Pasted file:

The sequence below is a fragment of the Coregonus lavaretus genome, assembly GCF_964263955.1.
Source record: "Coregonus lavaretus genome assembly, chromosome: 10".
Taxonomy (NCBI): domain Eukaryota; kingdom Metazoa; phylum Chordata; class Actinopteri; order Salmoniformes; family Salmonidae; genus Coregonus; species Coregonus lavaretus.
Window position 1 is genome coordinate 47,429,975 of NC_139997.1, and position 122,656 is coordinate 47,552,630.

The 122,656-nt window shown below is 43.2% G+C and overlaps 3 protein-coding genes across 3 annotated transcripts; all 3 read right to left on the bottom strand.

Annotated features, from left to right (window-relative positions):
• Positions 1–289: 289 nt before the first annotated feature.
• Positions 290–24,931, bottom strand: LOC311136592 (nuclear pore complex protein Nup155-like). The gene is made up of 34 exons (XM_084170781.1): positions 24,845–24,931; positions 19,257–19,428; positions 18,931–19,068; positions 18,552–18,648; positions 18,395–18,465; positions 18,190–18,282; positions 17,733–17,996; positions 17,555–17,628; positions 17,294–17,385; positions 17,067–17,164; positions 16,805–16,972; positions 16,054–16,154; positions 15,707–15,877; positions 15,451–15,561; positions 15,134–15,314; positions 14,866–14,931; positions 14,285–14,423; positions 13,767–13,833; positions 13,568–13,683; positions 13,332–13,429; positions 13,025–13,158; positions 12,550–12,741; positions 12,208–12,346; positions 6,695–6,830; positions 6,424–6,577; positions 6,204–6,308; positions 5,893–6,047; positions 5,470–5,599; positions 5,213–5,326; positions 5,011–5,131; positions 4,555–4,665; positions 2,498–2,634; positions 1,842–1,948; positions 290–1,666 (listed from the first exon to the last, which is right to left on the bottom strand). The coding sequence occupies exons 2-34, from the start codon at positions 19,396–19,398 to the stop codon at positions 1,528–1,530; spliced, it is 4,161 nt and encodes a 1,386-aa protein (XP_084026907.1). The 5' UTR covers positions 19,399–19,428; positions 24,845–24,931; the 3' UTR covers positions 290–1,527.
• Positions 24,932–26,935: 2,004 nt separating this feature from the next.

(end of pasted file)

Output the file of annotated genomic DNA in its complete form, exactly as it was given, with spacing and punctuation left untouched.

The sequence below is a fragment of the Coregonus lavaretus genome, assembly GCF_964263955.1.
Source record: "Coregonus lavaretus genome assembly, chromosome: 10".
Taxonomy (NCBI): domain Eukaryota; kingdom Metazoa; phylum Chordata; class Actinopteri; order Salmoniformes; family Salmonidae; genus Coregonus; species Coregonus lavaretus.
Window position 1 is genome coordinate 47,429,975 of NC_139997.1, and position 122,656 is coordinate 47,552,630.

The 122,656-nt window shown below is 43.2% G+C and overlaps 3 protein-coding genes across 3 annotated transcripts; all 3 read right to left on the bottom strand.

Annotated features, from left to right (window-relative positions):
• Positions 1–289: 289 nt before the first annotated feature.
• Positions 290–24,931, bottom strand: LOC311136592 (nuclear pore complex protein Nup155-like). The gene is made up of 34 exons (XM_084170781.1): positions 24,845–24,931; positions 19,257–19,428; positions 18,931–19,068; positions 18,552–18,648; positions 18,395–18,465; positions 18,190–18,282; positions 17,733–17,996; positions 17,555–17,628; positions 17,294–17,385; positions 17,067–17,164; positions 16,805–16,972; positions 16,054–16,154; positions 15,707–15,877; positions 15,451–15,561; positions 15,134–15,314; positions 14,866–14,931; positions 14,285–14,423; positions 13,767–13,833; positions 13,568–13,683; positions 13,332–13,429; positions 13,025–13,158; positions 12,550–12,741; positions 12,208–12,346; positions 6,695–6,830; positions 6,424–6,577; positions 6,204–6,308; positions 5,893–6,047; positions 5,470–5,599; positions 5,213–5,326; positions 5,011–5,131; positions 4,555–4,665; positions 2,498–2,634; positions 1,842–1,948; positions 290–1,666 (listed from the first exon to the last, which is right to left on the bottom strand). The coding sequence occupies exons 2-34, from the start codon at positions 19,396–19,398 to the stop codon at positions 1,528–1,530; spliced, it is 4,161 nt and encodes a 1,386-aa protein (XP_084026907.1). The 5' UTR covers positions 19,399–19,428; positions 24,845–24,931; the 3' UTR covers positions 290–1,527.
• Positions 24,932–26,935: 2,004 nt separating this feature from the next.